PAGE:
New arrangements for managing and preventing Bovine Johne’s Disease are set to be implemented from Sunday week, July 1.
With the current national plan coming to an end on June 30, the new plan follows a comprehensive review of the existing plan to identify improvements and reflect the changing needs of producers.
Cattle Council of Australia president, Andrew Ogilvie said the revised plan was based on risk management – focussing on protecting cattle in Queensland, WA and the NT where the disease is virtually non-existent, and the beef sectors in other regions where the incidence of BJD in herds is low.
While Western Australia and Queensland will remain Free and Protected Zones, as explained in earlier articles on Beef Central, the main changes to the national plan will be in NSW and South Australia.
Under the new plan, the whole of NSW will be declared a Beef Protected Area (BPA). This BPA will extend into the southern part of South Australia. In both States, the current Control Zones will be abolished. Northern SA will remain unchanged as a Protected Zone.
Because of the much lower levels of BJD infection in the beef cattle population compared with the dairy herd, the new BPA aims to separate beef and dairy enterprises so that the different levels of risk can be managed by including a separate ‘dairy compartment’.
Mr Ogilvie urged beef producers in the BPA to be aware of the BJD status of cattle they buy and the risk of bringing in the disease from dairy properties.
“Beef properties that are known or suspected to be infected will be placed into quarantine, so it is particularly important that beef producers avoid introducing into their herd non-assessed dairy cattle and/or those with a National Dairy BJD Score of less than seven,” Mr Ogilvie said. “Such dairy cattle expose beef herds to a high risk of BJD infection.”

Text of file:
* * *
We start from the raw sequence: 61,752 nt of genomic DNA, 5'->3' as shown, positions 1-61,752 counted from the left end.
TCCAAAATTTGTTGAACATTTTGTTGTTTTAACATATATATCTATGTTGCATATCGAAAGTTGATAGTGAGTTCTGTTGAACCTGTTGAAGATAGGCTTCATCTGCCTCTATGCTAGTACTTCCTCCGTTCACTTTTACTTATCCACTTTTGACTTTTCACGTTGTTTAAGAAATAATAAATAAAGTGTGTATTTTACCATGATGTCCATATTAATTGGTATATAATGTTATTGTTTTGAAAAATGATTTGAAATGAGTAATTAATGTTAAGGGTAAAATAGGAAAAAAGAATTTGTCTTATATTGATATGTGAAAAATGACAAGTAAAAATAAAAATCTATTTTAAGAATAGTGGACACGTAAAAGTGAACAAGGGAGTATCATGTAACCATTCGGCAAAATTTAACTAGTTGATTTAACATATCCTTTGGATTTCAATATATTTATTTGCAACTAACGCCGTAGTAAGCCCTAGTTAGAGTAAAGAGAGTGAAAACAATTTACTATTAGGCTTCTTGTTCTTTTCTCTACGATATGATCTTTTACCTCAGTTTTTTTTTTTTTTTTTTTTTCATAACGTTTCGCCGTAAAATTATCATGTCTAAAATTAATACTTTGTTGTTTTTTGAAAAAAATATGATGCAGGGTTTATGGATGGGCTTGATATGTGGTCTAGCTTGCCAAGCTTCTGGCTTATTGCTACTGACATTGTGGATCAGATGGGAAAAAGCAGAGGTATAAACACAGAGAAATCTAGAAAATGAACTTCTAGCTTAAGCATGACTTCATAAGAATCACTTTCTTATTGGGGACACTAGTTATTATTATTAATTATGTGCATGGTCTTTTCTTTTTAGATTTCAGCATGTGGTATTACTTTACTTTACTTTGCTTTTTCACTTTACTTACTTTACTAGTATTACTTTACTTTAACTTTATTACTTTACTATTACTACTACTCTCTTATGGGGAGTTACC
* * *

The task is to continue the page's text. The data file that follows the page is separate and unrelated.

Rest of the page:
The updated plan also recognises that dairy herds in Victoria and Tasmania represent a much higher risk of infection than in other areas. These States have therefore been re-classified as the Management Area (MA).
“Beef producers in the MA will need to be extra vigilant in how they manage the risk of BJD entering their herds. They should employ a thorough risk assessment of animals they wish to purchase or agist and remain conscious of the disease risk from exposing their cattle to dairy cattle and/or properties,” Mr Ogilvie said.
There will be some changes in interstate movement requirements from Victoria into NSW and SA, which will principally affect beef producers who also run dairy cattle, either as a dual enterprise or as breeders of dairy cross cattle.
Beef producers are encouraged to check with their respective State department of primary industries for changes to movement controls being introduced on July 1.
More information on the revised Plan is available from the website www.bjdaware.com.au